We know several things about the world’s equity markets:

  • Over time they have a strong upward bias.
  • In the short run they may be volatile. For all practical purposes these movements are random and therefore unpredictable.
  • They don’t go up forever (think tech and S&P 500 in the late 90s).
  • They don’t go down to zero (unlike single stocks like Enron, or Lehman).
  • They often move in different directions (low correlations) or different velocities.
  • Over the long haul, they outperform fixed income, but have higher volatility.
  • They exhibit a strong tendency to revert to the mean.
  • So, if you had a diversified global portfolio divided between equity and fixed income and the equity portfolio was further divided into 8 or 10 distinct markets with fixed allocations you might often observe the various parts bouncing around like so many crazed ping pong balls. Given the calming effects of diversification, the portfolio as a whole bounces less than its parts.
  • The random bouncing of the various parts is a good thing. It gives us the opportunity to systematically rebalance back to an appropriate target asset allocation as your portfolio fluctuates. This enhances total return while moderating risk. Rebalancing forces a policy of selling high and reinvesting the proceeds into underperforming markets. When a particular market soars, we take some of the gains off the table. When a segment underperforms, we augment our position there. Someday they will change places. When they do it provides us with an incremental gain over a strategy that doesn’t rebalance.
  • During periods when the various market segments move together, there is no opportunity to rebalance. For maximum benefit we would like to see the various segments bouncing a lot relative to each other. The lower the correlation between fixed income and equities, and/or between the various parts of the global equity markets, the higher the benefit to the portfolio.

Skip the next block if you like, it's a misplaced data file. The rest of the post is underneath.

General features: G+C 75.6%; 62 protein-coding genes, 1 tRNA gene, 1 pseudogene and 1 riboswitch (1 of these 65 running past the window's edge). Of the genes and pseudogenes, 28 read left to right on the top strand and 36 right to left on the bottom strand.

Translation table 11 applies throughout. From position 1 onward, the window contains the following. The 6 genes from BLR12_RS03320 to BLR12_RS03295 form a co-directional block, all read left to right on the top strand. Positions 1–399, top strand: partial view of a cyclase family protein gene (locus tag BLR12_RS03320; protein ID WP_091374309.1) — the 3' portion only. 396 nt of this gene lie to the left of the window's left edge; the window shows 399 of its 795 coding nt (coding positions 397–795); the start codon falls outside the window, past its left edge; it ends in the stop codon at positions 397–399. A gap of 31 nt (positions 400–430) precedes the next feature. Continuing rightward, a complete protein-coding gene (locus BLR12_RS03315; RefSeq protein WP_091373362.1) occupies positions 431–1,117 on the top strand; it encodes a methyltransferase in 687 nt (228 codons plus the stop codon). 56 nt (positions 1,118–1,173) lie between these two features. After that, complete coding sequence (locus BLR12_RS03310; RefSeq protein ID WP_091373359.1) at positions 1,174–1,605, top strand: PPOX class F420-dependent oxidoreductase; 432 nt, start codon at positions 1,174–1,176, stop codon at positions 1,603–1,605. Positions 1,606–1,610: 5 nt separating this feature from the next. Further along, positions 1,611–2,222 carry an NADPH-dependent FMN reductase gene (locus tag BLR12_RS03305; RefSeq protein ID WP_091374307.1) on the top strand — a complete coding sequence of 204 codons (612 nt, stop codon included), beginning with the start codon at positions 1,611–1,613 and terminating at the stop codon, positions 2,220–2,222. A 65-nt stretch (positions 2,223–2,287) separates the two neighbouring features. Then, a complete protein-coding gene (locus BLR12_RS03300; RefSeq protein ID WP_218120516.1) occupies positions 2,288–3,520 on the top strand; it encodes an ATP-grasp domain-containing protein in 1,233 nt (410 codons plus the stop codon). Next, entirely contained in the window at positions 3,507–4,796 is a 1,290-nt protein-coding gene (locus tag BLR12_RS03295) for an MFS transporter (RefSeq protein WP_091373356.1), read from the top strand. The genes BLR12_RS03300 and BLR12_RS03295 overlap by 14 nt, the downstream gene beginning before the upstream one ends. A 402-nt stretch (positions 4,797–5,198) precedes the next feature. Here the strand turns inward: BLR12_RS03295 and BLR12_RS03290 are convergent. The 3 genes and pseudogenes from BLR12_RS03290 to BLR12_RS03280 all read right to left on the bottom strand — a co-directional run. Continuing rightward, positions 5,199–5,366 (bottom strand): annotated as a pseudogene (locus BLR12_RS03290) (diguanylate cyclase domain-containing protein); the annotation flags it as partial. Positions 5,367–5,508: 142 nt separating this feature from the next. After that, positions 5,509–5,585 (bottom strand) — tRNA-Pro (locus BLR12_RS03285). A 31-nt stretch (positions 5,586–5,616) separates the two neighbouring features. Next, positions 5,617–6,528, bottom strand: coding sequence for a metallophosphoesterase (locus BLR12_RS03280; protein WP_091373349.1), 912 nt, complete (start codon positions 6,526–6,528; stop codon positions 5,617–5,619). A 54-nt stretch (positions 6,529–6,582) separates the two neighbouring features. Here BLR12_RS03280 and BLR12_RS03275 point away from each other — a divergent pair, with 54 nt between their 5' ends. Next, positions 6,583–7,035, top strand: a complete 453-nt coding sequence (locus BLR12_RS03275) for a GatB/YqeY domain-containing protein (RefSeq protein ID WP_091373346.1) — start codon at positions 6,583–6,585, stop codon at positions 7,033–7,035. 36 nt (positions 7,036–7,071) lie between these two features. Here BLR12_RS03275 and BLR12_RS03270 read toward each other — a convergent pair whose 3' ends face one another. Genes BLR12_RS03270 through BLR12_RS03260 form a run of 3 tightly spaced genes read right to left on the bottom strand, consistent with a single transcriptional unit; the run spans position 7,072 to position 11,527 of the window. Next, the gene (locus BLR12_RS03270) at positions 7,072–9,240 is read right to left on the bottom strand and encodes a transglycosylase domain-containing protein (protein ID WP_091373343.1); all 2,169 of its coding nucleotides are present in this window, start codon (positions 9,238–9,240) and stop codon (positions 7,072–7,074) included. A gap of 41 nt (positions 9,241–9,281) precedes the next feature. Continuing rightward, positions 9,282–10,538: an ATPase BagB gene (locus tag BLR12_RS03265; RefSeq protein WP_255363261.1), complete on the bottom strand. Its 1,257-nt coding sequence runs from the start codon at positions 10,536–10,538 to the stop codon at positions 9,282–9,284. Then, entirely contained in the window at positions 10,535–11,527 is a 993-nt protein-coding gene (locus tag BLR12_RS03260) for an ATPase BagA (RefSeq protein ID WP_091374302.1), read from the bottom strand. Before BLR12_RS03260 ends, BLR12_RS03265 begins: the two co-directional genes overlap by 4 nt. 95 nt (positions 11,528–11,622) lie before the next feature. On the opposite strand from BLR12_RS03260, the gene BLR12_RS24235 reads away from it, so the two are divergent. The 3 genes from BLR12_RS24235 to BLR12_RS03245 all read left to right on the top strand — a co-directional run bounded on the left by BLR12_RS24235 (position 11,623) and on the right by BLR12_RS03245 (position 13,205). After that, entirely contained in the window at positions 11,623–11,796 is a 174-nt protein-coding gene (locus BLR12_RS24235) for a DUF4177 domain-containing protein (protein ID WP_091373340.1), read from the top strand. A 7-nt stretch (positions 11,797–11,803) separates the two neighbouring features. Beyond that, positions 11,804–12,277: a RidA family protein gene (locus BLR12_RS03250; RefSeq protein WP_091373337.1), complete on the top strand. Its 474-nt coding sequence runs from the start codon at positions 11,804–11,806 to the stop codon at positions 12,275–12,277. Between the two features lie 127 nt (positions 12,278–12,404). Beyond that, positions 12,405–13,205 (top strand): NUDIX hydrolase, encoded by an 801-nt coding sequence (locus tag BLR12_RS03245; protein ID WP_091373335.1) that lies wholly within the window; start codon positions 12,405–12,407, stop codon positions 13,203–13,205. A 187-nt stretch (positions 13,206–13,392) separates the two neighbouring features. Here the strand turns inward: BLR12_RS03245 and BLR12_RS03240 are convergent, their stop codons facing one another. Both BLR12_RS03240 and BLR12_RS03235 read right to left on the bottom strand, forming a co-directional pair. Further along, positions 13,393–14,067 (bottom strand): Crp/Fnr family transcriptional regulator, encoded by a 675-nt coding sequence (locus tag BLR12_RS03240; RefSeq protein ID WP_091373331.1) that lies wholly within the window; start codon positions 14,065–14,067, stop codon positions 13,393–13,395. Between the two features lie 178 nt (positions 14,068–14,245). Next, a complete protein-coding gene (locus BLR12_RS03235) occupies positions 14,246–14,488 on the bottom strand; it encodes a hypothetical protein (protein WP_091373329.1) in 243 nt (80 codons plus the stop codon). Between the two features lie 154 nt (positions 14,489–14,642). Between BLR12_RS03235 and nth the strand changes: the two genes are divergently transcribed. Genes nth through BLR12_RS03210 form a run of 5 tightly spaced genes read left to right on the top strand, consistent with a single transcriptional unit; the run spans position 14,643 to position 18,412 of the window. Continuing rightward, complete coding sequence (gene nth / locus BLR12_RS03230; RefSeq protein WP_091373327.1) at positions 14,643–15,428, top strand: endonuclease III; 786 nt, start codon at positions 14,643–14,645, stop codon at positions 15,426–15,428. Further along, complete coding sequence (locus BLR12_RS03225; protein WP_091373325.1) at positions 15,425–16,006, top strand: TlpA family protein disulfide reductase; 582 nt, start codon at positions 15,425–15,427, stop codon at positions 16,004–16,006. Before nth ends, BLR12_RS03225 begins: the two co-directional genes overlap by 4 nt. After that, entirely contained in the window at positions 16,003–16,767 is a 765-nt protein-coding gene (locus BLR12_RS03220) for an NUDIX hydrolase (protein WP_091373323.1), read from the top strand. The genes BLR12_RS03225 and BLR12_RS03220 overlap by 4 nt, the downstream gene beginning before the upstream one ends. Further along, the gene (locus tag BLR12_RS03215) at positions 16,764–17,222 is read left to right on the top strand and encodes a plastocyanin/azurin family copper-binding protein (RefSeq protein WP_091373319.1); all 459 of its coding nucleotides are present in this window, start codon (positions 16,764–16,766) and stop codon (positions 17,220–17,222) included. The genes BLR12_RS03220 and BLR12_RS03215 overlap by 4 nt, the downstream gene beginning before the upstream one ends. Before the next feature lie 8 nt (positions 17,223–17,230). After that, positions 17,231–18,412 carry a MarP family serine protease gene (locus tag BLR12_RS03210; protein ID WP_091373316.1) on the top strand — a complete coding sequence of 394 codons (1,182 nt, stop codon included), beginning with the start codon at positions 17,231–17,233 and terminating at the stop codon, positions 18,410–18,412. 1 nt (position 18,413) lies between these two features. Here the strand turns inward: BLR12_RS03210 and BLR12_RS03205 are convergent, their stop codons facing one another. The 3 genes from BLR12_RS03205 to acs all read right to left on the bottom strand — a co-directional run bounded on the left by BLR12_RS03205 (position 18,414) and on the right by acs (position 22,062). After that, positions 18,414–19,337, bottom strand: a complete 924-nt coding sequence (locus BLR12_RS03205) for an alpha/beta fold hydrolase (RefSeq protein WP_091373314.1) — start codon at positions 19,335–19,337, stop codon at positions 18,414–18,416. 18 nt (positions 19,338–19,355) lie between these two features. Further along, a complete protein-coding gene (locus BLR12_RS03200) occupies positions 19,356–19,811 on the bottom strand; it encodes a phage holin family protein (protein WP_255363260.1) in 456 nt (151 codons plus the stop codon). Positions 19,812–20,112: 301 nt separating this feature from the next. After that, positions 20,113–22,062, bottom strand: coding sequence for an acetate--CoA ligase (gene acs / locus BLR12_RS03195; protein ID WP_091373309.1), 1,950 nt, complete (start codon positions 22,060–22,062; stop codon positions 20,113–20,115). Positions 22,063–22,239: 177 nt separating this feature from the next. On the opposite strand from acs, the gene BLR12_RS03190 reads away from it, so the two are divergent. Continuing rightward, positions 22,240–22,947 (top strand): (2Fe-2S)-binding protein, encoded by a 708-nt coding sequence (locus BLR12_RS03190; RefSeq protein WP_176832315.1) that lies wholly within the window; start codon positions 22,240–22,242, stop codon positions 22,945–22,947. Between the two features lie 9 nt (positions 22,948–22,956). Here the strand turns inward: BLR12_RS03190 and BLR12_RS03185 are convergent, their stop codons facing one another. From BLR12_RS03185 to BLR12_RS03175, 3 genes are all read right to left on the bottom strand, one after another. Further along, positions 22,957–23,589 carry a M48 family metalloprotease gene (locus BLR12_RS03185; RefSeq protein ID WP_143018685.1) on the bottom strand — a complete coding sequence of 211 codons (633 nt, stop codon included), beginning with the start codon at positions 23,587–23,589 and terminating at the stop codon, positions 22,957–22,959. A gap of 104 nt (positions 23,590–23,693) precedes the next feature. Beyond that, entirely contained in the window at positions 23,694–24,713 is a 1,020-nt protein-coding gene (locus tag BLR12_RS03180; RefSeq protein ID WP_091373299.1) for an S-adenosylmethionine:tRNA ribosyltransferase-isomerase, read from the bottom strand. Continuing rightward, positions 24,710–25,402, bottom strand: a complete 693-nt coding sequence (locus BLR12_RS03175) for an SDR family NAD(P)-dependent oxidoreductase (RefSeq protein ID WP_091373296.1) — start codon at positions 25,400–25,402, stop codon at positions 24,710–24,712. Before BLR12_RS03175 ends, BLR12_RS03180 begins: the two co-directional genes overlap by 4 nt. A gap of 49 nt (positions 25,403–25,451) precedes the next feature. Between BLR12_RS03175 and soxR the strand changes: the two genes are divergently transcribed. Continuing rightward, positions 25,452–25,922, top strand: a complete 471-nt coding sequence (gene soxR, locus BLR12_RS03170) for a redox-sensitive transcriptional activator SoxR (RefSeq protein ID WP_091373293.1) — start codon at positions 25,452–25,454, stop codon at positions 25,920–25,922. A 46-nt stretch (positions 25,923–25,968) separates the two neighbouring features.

• For the strategy to work effectively, markets must continue to revert to the mean over time, and the world must not end. We expect both those conditions to be met. There is credible economic theory to support mean reversion, and after each financial crisis we have always muddled through our problems and eventually returned to a growth trajectory. This time it’s not different!
  • For maximum effectiveness the strategy should be exercised opportunistically and dynamically rather than on a fixed interval. Opportunities to profitably rebalance might be lost if the portfolio was only examined once a year. Suppose an asset class were to double during the first six months of the year, and then shrink back to its starting value at the end of the year.
  • The chance to make a very profitable trade would have been missed. So, we monitor the portfolios and trade whenever an asset class moves out of a predefined band. The band must be wide enough to avoid daily or trivial trading, and small enough to capture valuable opportunities (net of all costs for execution and taxes).
  • Frankly, this strategy is counterintuitive. It may disconcert some investors who can’t relate to selling the “good” performers and buying the “bad” performers. But, we can demonstrate that it adds considerable value over time.


As seen on Forbes.


By | 2018-11-29T16:06:26+00:00 July 10th, 2012|Blog|